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Tips to assist with homeless related issues

Put up "No Trespassing" signs

The law is very clear about trespassing. To be trespassing, the act has to occur without the property owner's consent. It also has to be knowing or intentional. A "no trespassing" sign posted on your property eliminates any claim by trespassers that it was unintentional because they did not realize the area was someone's property. It serves as a notice, in fact, that it is your property. Ensure sure that they are clearly posted around the perimeter of your property. Anyone who passes posted signs is clearly trespassing.

Click here to learn more about the City's Limited authorization for arrest/No trespassing program.

Fences and limiting access points

A "one road in and one road out" system will limit the number of access points for trespassers to make their way onto your property. Used alone or in addition to "no trespassing" signs, a fence clearly marks where your property begins, and other property ends. Homeowners have found success in planting living fences. Shrubs and hedges provide a physical boundary while improving the look of your yard. Evergreen shrubs and hedges offer year-round color, and plants with a fast growth rate allow you to grow that living fence quickly. Place gates that are lockable to deny access to individuals you do not want on your property.

Remove reasons for individuals to come onto your property.

Often trespassers enter the property to scavenge. Ensure trash receptacles and dumpsters are locked. Do not leave wood pallets or miscellaneous items outside of commercial or residential structures unsecured. Call for immediate removal by republic services if items were illegally "dumped" on your property. Ensure all vehicles on your property are locked and secured, with no personal or business items left in plain view on the vehicle's interior.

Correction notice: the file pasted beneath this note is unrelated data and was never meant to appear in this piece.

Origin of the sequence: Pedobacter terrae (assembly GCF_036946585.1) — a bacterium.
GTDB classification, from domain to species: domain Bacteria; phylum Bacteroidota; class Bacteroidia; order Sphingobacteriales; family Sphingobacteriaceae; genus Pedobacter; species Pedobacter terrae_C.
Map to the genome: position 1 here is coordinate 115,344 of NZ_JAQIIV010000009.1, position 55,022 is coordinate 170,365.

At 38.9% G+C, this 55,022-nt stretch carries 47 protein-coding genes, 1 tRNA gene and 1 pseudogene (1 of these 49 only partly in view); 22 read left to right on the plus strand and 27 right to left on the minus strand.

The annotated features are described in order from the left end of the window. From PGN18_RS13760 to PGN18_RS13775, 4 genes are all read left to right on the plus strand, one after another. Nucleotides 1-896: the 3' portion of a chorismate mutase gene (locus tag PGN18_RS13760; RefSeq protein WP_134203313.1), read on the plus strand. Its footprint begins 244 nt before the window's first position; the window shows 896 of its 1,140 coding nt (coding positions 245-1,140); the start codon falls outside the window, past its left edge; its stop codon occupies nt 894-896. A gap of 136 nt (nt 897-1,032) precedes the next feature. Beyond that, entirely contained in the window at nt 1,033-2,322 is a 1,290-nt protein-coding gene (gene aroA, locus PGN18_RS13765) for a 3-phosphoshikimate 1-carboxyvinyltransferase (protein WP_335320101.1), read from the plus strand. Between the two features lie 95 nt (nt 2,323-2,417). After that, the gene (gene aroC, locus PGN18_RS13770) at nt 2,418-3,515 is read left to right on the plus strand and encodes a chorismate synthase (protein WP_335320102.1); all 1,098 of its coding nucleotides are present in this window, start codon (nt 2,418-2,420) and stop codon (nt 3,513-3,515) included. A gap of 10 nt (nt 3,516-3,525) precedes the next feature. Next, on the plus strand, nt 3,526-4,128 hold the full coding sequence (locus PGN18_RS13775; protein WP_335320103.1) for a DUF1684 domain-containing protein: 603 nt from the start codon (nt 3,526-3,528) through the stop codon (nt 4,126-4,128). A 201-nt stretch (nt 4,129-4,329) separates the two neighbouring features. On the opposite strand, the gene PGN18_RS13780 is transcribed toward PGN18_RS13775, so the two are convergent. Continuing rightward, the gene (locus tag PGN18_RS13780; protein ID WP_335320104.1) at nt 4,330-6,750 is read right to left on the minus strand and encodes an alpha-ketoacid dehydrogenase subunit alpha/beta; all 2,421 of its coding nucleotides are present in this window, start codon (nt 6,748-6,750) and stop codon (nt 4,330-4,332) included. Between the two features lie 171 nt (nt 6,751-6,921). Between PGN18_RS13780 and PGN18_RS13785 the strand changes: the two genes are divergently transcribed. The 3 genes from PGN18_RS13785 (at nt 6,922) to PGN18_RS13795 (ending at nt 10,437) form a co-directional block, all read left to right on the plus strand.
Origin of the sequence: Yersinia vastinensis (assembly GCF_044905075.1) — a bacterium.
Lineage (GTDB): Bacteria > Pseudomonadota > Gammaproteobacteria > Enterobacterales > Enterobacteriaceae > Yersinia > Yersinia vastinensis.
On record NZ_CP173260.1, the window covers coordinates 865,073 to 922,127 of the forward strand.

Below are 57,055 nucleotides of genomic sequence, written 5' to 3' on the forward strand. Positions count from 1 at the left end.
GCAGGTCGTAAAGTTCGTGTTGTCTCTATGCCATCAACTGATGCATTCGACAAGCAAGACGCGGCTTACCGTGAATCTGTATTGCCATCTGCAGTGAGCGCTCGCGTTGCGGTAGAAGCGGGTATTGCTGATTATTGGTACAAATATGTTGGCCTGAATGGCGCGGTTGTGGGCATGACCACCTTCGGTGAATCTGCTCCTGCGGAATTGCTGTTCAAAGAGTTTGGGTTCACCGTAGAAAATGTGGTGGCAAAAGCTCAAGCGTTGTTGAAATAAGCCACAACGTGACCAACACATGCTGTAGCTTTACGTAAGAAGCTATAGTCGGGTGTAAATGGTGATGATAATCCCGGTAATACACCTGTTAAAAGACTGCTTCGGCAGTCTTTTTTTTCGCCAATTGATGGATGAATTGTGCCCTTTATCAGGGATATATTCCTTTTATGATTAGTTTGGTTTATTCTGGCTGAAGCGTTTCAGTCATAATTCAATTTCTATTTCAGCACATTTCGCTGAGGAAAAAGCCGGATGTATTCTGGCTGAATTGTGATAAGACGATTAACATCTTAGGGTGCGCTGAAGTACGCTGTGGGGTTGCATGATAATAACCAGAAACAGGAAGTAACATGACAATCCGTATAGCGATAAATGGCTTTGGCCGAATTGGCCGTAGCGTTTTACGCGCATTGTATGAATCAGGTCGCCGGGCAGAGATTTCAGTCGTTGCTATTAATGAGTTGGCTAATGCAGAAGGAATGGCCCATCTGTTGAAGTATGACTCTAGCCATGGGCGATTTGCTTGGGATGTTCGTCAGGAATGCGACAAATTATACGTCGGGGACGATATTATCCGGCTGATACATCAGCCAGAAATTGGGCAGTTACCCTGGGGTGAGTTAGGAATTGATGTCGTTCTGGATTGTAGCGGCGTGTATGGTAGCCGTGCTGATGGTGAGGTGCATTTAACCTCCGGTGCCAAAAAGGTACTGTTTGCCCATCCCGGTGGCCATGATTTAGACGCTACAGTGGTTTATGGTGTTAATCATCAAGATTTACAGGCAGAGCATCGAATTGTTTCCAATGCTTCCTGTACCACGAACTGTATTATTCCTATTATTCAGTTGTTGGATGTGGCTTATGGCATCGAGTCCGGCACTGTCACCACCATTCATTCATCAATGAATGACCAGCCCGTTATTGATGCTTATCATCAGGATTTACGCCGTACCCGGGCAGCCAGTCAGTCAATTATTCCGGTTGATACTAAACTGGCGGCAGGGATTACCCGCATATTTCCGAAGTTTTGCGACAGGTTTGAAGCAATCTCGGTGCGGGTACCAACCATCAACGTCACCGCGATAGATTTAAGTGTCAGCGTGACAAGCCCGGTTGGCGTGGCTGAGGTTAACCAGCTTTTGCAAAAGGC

Get to know your neighbors

If you are a new property owner, you will want to meet the property owners next to yours. Even if you have already owned your property for several years, it is still wise to introduce yourself to the neighbors. Friendly neighbors are sure to keep an eye out and will let you know if they see something suspicious. Neighbors watching out for each other will more likely call the police for you in your absence and alert you to issues that may be occurring on your property.

Conduct regular inspections

Be sure to set up a regular schedule of times throughout the year to walk and inspect your property. Your inspection times should be during the day and nighttime hours. Go through your property each time, looking for signs of trespassing. Ensure maintenance contractors are keeping your property free of debris and refuse. Take the opportunity to confirm all security measures remain in place and are functioning.

Lighting

In general, good lighting is a deterrent to trespassing. Many trespassers may be tempted to come onto your property if they cannot be seen, especially at night. This is especially true if they are trespassing with the intent to commit vandalism, theft, or other crimes. If they can be seen, they might think twice about trespassing. Homeowners should install residential security and motion-detecting lights on the exterior of their homes to deter trespassers and criminal activity. Likewise, business owners should utilize security lights on the exterior of their commercial properties and parking lots to prevent trespassing and criminal activity and enhance safety.

Security cameras

Security cameras, especially if they are placed where potential trespassers can see them, also serve as deterrents. In addition, if a trespasser does commit vandalism or theft or is injured in an incident, security cameras will provide footage as evidence of what happened. If the case comes to court, footage obtained on a security camera may be used as evidence. Many professionals offer cost-effective, practical security services, including customized commercial and residential surveillance cameras and security lighting to deter trespassing.

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